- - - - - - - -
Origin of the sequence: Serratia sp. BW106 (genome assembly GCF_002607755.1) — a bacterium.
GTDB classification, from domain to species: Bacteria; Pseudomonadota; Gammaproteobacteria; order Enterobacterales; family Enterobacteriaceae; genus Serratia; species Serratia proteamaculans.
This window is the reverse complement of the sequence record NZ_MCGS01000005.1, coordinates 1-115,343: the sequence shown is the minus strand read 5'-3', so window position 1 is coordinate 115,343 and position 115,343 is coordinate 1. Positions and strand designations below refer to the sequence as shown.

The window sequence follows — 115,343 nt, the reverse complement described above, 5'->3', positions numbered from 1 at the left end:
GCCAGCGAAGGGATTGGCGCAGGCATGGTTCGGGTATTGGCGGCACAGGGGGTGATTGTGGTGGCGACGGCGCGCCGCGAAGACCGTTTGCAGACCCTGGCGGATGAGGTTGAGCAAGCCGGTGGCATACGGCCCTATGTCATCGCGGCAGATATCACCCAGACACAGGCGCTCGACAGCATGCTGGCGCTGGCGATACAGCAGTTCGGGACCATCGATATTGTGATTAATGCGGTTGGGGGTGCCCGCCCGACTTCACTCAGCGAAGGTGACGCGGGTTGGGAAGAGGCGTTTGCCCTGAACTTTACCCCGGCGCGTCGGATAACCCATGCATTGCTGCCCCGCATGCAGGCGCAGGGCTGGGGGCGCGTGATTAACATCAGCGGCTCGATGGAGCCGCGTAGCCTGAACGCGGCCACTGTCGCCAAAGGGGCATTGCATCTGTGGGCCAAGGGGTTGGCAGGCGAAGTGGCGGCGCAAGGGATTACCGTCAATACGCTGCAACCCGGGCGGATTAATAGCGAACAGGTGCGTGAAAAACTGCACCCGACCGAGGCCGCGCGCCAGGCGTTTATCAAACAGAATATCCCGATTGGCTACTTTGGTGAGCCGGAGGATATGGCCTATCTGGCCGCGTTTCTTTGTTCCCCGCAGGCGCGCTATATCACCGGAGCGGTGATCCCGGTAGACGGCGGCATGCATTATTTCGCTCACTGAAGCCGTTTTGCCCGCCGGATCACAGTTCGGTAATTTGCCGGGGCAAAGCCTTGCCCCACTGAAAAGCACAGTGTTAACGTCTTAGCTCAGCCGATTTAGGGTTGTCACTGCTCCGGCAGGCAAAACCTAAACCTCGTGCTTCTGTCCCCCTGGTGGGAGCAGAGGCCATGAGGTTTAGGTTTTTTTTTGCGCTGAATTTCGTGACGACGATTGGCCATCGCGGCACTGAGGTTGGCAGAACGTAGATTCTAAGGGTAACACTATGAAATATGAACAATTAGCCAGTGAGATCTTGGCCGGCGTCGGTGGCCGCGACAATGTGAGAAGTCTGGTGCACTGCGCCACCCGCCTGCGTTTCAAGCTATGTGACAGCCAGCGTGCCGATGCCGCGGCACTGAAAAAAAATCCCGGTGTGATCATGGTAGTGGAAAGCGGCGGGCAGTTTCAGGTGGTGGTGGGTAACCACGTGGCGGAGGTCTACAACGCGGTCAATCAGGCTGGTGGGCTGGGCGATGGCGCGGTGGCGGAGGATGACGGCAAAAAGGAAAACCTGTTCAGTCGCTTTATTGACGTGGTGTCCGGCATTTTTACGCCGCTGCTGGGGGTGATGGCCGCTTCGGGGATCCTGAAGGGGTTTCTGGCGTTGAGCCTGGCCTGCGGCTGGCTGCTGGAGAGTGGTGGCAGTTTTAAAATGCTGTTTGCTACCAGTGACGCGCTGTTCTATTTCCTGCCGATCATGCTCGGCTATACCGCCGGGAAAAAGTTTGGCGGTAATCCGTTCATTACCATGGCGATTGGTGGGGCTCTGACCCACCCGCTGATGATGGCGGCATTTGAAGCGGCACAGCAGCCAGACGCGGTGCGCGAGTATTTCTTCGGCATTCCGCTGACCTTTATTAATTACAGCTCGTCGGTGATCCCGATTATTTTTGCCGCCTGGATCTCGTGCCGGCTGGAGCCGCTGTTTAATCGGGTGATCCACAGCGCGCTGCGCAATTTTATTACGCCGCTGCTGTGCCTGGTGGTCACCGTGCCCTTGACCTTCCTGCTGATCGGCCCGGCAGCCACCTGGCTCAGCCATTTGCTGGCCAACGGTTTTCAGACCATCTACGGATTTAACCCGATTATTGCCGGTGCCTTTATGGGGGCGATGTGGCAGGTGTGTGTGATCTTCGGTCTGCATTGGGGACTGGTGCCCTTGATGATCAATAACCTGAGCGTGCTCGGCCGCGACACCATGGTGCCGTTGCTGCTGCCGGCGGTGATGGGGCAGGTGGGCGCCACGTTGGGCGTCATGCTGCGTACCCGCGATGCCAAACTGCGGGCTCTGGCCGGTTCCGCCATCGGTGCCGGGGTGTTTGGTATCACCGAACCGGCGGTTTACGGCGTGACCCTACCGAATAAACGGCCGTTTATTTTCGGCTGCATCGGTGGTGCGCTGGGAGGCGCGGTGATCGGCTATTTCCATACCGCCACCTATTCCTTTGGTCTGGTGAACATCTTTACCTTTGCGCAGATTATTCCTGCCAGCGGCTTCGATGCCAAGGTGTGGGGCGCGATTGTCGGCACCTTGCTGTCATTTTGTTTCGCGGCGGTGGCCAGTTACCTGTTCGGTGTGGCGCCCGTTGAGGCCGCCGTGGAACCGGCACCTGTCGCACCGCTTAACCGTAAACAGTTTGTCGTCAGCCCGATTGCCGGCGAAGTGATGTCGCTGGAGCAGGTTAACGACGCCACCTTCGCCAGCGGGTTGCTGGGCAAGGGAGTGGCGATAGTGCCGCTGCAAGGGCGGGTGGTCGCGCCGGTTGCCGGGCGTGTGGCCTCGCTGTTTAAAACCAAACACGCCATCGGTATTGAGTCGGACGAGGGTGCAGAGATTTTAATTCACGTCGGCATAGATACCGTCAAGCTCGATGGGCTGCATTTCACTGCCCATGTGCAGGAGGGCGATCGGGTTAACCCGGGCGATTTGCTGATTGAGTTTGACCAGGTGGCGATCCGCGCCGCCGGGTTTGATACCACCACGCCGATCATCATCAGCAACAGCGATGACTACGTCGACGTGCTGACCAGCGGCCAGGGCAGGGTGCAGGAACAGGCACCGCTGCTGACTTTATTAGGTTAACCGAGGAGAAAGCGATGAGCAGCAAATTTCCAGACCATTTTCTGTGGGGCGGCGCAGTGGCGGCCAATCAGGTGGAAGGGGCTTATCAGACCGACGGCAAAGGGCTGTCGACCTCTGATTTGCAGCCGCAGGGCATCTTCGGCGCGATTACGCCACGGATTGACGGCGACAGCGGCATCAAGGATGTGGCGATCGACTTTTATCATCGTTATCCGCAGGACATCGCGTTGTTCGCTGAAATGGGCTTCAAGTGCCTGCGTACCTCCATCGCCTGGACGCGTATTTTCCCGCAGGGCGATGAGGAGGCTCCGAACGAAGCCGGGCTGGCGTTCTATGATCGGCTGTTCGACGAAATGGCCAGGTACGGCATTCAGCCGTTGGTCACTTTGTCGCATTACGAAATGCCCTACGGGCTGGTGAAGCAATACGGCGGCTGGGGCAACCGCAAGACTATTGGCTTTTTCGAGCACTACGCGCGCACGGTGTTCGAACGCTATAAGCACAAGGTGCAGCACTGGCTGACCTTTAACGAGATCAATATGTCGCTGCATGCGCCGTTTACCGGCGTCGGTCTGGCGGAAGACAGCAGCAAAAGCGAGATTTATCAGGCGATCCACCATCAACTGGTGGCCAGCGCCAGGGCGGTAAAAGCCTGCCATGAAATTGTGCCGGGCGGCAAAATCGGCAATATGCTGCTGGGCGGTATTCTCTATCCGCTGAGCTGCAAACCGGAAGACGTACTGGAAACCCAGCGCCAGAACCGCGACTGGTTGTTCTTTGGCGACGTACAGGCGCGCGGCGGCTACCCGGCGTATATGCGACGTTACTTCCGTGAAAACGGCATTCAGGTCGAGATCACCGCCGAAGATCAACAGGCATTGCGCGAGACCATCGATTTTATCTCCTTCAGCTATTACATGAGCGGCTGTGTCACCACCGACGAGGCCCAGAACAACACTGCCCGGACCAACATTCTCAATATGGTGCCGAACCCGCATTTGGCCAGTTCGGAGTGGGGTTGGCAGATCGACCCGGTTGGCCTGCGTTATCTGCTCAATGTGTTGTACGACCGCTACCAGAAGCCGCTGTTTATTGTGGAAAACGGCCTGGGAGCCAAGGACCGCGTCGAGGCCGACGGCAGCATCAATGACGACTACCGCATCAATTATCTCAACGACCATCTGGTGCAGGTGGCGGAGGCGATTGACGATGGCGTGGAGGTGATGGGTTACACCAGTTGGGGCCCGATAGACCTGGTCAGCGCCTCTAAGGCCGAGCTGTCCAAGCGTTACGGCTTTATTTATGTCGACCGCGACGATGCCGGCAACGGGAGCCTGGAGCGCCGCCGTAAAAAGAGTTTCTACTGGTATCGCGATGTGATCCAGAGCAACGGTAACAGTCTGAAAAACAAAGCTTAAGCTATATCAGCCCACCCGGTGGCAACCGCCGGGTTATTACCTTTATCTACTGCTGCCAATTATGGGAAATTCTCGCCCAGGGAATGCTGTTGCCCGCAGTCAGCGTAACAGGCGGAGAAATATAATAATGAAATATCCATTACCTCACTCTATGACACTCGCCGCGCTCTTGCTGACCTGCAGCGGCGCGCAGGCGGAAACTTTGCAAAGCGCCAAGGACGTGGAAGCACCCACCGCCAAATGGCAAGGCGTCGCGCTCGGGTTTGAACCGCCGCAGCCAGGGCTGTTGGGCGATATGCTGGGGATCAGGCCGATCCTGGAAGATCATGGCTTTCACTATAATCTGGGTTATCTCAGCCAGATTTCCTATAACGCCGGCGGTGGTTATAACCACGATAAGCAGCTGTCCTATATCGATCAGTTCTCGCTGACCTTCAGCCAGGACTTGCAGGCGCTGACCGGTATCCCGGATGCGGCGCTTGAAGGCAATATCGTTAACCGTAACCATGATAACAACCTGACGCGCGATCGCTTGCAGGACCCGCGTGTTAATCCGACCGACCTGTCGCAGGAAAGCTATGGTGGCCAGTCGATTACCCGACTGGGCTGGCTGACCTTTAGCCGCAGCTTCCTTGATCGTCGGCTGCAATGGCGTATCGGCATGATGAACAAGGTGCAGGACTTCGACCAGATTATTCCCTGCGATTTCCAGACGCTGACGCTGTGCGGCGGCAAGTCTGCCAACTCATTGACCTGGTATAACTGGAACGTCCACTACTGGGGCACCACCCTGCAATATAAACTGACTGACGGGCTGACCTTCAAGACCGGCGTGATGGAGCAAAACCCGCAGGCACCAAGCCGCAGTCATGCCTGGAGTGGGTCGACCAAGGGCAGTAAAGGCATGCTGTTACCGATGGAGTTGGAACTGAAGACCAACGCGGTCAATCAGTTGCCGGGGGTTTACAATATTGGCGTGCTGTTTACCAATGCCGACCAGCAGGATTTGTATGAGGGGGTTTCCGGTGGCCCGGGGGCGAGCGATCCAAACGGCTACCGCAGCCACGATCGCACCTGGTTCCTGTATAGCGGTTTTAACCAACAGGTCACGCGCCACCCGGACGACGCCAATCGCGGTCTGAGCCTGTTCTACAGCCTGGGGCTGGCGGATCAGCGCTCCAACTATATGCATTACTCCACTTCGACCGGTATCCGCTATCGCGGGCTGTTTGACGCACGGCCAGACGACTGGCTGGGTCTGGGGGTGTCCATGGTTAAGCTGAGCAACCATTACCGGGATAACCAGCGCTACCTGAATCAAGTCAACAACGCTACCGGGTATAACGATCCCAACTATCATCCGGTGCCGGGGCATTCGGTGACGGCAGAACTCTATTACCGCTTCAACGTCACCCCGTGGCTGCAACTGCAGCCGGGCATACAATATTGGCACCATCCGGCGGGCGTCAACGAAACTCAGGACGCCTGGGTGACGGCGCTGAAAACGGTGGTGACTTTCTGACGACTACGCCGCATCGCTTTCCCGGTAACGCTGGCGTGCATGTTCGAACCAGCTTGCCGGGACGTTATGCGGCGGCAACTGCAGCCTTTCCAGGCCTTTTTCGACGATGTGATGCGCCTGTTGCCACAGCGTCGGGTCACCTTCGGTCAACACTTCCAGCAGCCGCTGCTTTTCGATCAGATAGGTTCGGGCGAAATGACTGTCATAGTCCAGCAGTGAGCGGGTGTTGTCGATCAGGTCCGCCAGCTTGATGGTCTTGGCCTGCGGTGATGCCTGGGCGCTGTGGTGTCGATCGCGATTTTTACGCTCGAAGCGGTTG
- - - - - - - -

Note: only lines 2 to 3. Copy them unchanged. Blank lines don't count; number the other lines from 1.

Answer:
GTDB classification, from domain to species: Bacteria; Pseudomonadota; Gammaproteobacteria; order Enterobacterales; family Enterobacteriaceae; genus Serratia; species Serratia proteamaculans.
This window is the reverse complement of the sequence record NZ_MCGS01000005.1, coordinates 1-115,343: the sequence shown is the minus strand read 5'-3', so window position 1 is coordinate 115,343 and position 115,343 is coordinate 1. Positions and strand designations below refer to the sequence as shown.